7 Steps to Moving Out of an Apartment

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Pre-Move

No matter where you’re moving to and from, the moving process requires a number of steps. However, when you’re moving out of an apartment, there are some aspects that differ from home moving. These 7 steps to moving out of an apartment will help you alleviate many of the common headaches.

Give your Landlord at least 30 Days Notice When Moving Out of an Apartment

 

1. Give your Landlord at least 30 Days Notice

When you’re selling a home, you dictate its sale along with a realtor. A large number of people will move out of their house while it’s still on the market. On the other hand, Landlords prefer not to have vacant apartments on their properties. It is customary to provide your landlord with a letter informing them that you will be moving at least 30 days before the move date. That way, your landlord has time to post the listing and find a new tenant by the time you move out. For most apartments, the required notification time is at least 30 days before you move out. However, make sure to check your lease as soon as you decide you are going to move. Some apartments may require you to provide as much as 90 days advanced notice.

 

 

2. Plan your Move

While moving out of an apartment may take less time than moving from a home, there is still plenty of planning involved. Additionally, because a new tenant may move in soon after you, the deadline can be more strict than moving from a home. Once you figure out when your lease ends and when you have to be in your new home or apartment, start making arrangements for your move. Whether you’re taking part in a DIY move or using a moving company, try to plan out the details at least a month in advance.

 

3. Take Care of Your Utilities

Utilities always have to be accounted for in any type of move. However, moving from an apartment could make things more complicated. Some apartment complexes will cover certain types of utilities such as cable packages or maybe even heating and air conditioning. If you begin your lease at a “utilities included” apartment complex, be sure to know exactly which utilities are included and which are not. On the other hand, if you pay for all your own utilities the switch may be as simple as informing the service providers of your new address. Keep in mind that if you move across state lines, you’ll likely need to switch all of your utility providers.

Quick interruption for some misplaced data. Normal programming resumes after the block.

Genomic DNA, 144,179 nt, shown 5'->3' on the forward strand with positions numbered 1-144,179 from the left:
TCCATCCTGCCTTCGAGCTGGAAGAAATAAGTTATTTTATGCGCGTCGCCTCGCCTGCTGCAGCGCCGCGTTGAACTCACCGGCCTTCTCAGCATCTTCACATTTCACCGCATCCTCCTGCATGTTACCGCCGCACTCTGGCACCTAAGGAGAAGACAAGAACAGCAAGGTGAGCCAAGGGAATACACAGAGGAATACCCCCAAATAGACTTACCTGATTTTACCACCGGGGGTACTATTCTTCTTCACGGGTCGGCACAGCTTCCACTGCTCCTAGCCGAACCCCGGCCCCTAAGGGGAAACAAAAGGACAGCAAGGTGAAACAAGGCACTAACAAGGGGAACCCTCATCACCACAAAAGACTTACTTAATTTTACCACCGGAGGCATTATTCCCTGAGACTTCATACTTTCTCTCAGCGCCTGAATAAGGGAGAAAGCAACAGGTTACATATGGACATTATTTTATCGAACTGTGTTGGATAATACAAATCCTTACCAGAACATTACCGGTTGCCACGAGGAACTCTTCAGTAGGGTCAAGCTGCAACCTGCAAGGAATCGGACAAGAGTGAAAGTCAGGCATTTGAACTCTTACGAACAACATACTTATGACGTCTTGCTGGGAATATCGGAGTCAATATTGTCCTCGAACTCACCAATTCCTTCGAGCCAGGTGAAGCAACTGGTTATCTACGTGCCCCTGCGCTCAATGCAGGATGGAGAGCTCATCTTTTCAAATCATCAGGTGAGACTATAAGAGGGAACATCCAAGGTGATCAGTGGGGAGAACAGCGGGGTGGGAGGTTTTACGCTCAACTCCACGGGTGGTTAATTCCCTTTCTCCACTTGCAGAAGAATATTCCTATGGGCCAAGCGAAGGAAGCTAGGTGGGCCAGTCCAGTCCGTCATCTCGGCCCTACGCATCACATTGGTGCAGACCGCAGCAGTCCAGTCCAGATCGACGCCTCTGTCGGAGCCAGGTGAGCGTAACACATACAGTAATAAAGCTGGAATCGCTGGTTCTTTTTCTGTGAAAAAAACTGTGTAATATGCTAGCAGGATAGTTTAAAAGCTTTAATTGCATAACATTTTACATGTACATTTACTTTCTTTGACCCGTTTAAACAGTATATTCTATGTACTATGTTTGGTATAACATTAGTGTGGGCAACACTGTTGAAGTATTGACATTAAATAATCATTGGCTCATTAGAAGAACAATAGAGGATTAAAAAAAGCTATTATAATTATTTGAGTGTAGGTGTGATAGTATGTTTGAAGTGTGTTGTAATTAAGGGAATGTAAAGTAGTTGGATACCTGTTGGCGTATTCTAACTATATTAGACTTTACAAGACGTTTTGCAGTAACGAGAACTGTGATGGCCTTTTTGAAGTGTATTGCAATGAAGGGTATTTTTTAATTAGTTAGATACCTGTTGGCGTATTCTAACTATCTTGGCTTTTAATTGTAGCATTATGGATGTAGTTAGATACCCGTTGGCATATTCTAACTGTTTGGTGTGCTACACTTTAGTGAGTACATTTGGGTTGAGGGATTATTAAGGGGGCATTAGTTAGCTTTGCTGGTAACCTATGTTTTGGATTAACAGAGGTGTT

Clean

4. Clean

Nobody wants to leave a mess. If common courtesy isn’t enough motivation to clean your old apartment, the threat of monetary fines should be. Most landlords will perform an inspection once you leave the apartment and will check for any damage or stains. You can expect that this inspection will be thorough, so don’t neglect any nooks or crannies. Cleaning your apartment for the last time shouldn’t be rushed. Spread it out over a week or so before your move.

Book Elevator Time

5. Book Elevator Time

If you live on the first floor of your apartment, this step may not be necessary. However, if you live on an upper floor, booking elevator time is one of the most important steps of your move. Trying to move all of your things up and down without informing your landlord is a recipe for disaster. For one thing, you’ll inconvenience all the other residents of your complex by hogging the elevator. Secondly, if you don’t book elevator time, it will add time to your move which means a higher bill at the end. While some apartments may allow you to book time in the regular elevator, it’s a good idea to check the availability of the service elevator in the building.

Get Your Security Deposit Back

 

6. Get Your Security Deposit Back

Remember that security deposit you had to pay way back when you moved into your apartment? While it may have seemed like a drag at the time you paid the security deposit, the key is that you can earn that money back. As long as you take proper care of your apartment while you live there, you should have no problem earning the security deposit back. Just make sure to keep your apartment clean and try to avoid disputes with your landlord.

Multiple mailboxes in the street

 

 

7. Change Your Address

Changing your address is one of the most important details of moving, and yet it can be easy to forget. However, neglecting to change your address can be catastrophic. You don’t want the tenant who moved into your old place to be rummaging through your personal mail. To change your address, start with the US Postal Service and then work your way to banks and other service providers.

Whatever type of home you move from, the moving process can be taxing. Specifically, moving from an apartment comes with unique challenges, but if you follow these steps your apartment move should be a breeze!

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